Celebrating the Past….Embracing the Future was the theme for the League of Women Voters of Arizona’s biannual convention held at Yavapai College, Verde Valley campus in Clarkdale on May 16 and 17, 2015. League leaders from around Arizona came together to celebrate 65 years of the League of Women Voters in Arizona. The convention began with a blessing from Apache elder, Vince Randall, who recalled a moment in the early 1960’s when the League of Women Voters of Arizona was asked by the courts to oversee a contentious tribal election for the Yavapai-Apache Nation.
Luncheon speaker, Vice Chief Justice John Pelander spoke about the importance of the merit selection process for judges and the performance review process of judges. The League of Women Voters of Arizona helped pass the citizen’s initiative that created them in 1974 and continue to defend them against attempts to weaken these important programs by the Arizona Legislature. Several League members around the state do sit on judicial performance review panels.
Jana Bommersbach, an acclaimed Arizona journalist spoke at the convention’s dinner on Arizona’s wild, wild, wild, crazy and wonderful history. Arizona’s original progressive constitution included voting rights for women, the citizen’s initiative process and the recall of judges. Voting rights for women and the recall of judges had to be removed before President Taft would approve Arizona’s statehood. Once statehood was granted, voting rights for women and recall of judges was quickly voted for by the legislature. Arizona was a very progressive state.
The work of the League delegates at the convention included the adoption of three priority areas of education and advocacy:
And lastly, League delegates elected new officers and directors for the Board of Directors of the League of Women of Voters of Arizona. The new president of the League is Shirley Sandelands from Tucson. Shirley is a strong advocate for voter education and outreach. She is passionate in providing opportunities for voters to learn about the candidates running elected office and the issues voters are being asked to vote on.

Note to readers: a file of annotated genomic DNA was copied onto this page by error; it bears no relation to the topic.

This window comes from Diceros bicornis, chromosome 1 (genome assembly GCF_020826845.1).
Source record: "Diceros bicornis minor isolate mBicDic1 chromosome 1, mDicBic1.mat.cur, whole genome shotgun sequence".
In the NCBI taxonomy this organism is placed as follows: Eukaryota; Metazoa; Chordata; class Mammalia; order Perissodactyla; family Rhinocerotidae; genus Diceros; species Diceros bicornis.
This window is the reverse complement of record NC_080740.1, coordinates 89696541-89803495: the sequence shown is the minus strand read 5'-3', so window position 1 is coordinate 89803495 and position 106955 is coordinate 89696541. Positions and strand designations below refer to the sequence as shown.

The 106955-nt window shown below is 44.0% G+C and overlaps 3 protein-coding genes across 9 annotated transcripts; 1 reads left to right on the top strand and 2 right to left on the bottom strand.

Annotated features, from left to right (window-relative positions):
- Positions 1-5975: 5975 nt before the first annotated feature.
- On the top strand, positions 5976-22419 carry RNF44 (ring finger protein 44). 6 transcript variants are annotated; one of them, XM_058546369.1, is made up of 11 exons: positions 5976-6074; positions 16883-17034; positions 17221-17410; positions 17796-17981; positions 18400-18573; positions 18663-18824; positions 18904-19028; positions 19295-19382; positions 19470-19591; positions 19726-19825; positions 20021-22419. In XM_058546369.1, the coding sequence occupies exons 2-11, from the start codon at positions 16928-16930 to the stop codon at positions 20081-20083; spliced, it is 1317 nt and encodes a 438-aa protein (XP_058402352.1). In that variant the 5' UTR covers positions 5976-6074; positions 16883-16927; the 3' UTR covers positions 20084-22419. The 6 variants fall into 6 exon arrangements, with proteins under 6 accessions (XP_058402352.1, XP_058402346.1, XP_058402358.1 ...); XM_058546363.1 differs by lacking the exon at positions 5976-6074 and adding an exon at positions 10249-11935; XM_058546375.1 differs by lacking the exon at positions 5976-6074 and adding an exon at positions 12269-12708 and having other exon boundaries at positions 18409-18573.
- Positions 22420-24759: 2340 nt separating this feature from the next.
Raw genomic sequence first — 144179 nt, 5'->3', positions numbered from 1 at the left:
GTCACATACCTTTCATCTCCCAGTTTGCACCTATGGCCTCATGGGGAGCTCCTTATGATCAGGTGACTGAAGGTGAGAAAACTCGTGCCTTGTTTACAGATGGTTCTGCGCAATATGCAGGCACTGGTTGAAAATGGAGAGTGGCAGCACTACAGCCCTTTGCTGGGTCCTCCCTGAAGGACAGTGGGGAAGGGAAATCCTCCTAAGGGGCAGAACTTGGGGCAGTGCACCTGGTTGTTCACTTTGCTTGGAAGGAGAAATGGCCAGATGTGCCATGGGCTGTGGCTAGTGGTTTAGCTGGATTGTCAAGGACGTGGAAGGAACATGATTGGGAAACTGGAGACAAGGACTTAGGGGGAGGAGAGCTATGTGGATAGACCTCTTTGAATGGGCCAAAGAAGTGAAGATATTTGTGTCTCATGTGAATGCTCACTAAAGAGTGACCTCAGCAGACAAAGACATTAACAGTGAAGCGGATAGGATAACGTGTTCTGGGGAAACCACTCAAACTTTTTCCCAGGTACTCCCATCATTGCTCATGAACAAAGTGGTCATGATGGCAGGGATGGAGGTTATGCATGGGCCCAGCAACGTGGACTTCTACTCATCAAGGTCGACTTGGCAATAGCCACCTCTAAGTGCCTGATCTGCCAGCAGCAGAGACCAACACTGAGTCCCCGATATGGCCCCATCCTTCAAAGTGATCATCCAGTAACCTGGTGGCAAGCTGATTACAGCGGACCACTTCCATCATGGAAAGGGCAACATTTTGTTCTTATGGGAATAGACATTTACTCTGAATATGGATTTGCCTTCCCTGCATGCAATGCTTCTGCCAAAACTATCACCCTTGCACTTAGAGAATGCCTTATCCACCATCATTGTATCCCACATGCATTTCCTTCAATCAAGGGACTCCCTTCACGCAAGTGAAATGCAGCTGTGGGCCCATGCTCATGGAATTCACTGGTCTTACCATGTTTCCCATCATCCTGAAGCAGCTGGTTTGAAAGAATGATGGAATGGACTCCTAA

Other newly elected board members include 1st Vice President, Bonnie Saunders of Surprise; Secretary Joan Kaltsas and Treasurer Phylis Carnahan from Tucson; Barbara Robertson from Phoenix; and Sandra Goodwin from Dewey-Humboldt. Continuing board members include Mary Gresham and Pasty Frannea from Tucson. Presidents and representatives from the local League chapters in Arizona join the League board as appointed directors.
Robyn Prud’homme-Bauer, outgoing LWVAZ president, in her closing remarks to the LWV Arizona state convention stated. “The newly elected leaders of the League of Women Voters of Arizona will work passionately for the mission of the organization to encourage the informed and active participation of citizens in government.” To find out more about the work of the League of Women Voters of Arizona follow us on Facebook @LWVAZ or send us at tweet on Twitter@ LWVAZ.